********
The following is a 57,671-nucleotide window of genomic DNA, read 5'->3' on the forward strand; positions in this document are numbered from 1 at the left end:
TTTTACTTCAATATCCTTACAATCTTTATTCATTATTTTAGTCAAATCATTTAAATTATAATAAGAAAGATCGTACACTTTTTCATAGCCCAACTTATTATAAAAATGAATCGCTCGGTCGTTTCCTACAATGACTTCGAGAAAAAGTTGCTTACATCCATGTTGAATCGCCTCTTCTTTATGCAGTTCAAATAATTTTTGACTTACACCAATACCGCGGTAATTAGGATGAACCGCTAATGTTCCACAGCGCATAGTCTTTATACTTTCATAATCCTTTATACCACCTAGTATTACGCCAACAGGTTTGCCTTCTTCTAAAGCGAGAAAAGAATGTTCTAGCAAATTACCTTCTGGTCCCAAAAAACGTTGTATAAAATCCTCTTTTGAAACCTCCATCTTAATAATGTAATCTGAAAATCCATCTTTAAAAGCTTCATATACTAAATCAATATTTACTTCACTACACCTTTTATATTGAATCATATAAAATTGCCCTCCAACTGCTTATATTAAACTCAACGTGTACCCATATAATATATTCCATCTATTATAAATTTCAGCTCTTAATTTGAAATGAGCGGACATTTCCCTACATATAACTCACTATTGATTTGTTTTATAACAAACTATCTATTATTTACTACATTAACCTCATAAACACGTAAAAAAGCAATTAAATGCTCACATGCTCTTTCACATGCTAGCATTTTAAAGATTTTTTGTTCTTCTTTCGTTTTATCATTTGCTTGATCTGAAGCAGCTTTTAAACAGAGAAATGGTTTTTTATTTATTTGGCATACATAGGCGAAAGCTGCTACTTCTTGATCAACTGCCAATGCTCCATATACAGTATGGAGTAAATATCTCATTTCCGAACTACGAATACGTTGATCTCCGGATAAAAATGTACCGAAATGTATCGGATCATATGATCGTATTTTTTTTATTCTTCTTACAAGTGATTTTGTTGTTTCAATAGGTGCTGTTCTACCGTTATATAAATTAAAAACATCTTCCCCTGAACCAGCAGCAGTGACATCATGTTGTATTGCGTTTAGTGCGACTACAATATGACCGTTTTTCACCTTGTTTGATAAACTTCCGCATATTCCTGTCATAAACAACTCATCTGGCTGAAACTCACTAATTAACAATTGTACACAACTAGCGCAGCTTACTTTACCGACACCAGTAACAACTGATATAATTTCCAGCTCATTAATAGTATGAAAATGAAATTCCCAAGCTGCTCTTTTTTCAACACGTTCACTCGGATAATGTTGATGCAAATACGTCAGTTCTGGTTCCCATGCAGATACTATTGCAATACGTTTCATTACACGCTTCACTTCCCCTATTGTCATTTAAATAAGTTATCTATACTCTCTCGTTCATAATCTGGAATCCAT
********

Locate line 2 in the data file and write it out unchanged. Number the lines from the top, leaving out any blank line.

TTTTACTTCAATATCCTTACAATCTTTATTCATTATTTTAGTCAAATCATTTAAATTATAATAAGAAAGATCGTACACTTTTTCATAGCCCAACTTATTATAAAAATGAATCGCTCGGTCGTTTCCTACAATGACTTCGAGAAAAAGTTGCTTACATCCATGTTGAATCGCCTCTTCTTTATGCAGTTCAAATAATTTTTGACTTACACCAATACCGCGGTAATTAGGATGAACCGCTAATGTTCCACAGCGCATAGTCTTTATACTTTCATAATCCTTTATACCACCTAGTATTACGCCAACAGGTTTGCCTTCTTCTAAAGCGAGAAAAGAATGTTCTAGCAAATTACCTTCTGGTCCCAAAAAACGTTGTATAAAATCCTCTTTTGAAACCTCCATCTTAATAATGTAATCTGAAAATCCATCTTTAAAAGCTTCATATACTAAATCAATATTTACTTCACTACACCTTTTATATTGAATCATATAAAATTGCCCTCCAACTGCTTATATTAAACTCAACGTGTACCCATATAATATATTCCATCTATTATAAATTTCAGCTCTTAATTTGAAATGAGCGGACATTTCCCTACATATAACTCACTATTGATTTGTTTTATAACAAACTATCTATTATTTACTACATTAACCTCATAAACACGTAAAAAAGCAATTAAATGCTCACATGCTCTTTCACATGCTAGCATTTTAAAGATTTTTTGTTCTTCTTTCGTTTTATCATTTGCTTGATCTGAAGCAGCTTTTAAACAGAGAAATGGTTTTTTATTTATTTGGCATACATAGGCGAAAGCTGCTACTTCTTGATCAACTGCCAATGCTCCATATACAGTATGGAGTAAATATCTCATTTCCGAACTACGAATACGTTGATCTCCGGATAAAAATGTACCGAAATGTATCGGATCATATGATCGTATTTTTTTTATTCTTCTTACAAGTGATTTTGTTGTTTCAATAGGTGCTGTTCTACCGTTATATAAATTAAAAACATCTTCCCCTGAACCAGCAGCAGTGACATCATGTTGTATTGCGTTTAGTGCGACTACAATATGACCGTTTTTCACCTTGTTTGATAAACTTCCGCATATTCCTGTCATAAACAACTCATCTGGCTGAAACTCACTAATTAACAATTGTACACAACTAGCGCAGCTTACTTTACCGACACCAGTAACAACTGATATAATTTCCAGCTCATTAATAGTATGAAAATGAAATTCCCAAGCTGCTCTTTTTTCAACACGTTCACTCGGATAATGTTGATGCAAATACGTCAGTTCTGGTTCCCATGCAGATACTATTGCAATACGTTTCATTACACGCTTCACTTCCCCTATTGTCATTTAAATAAGTTATCTATACTCTCTCGTTCATAATCTGGAATCCAT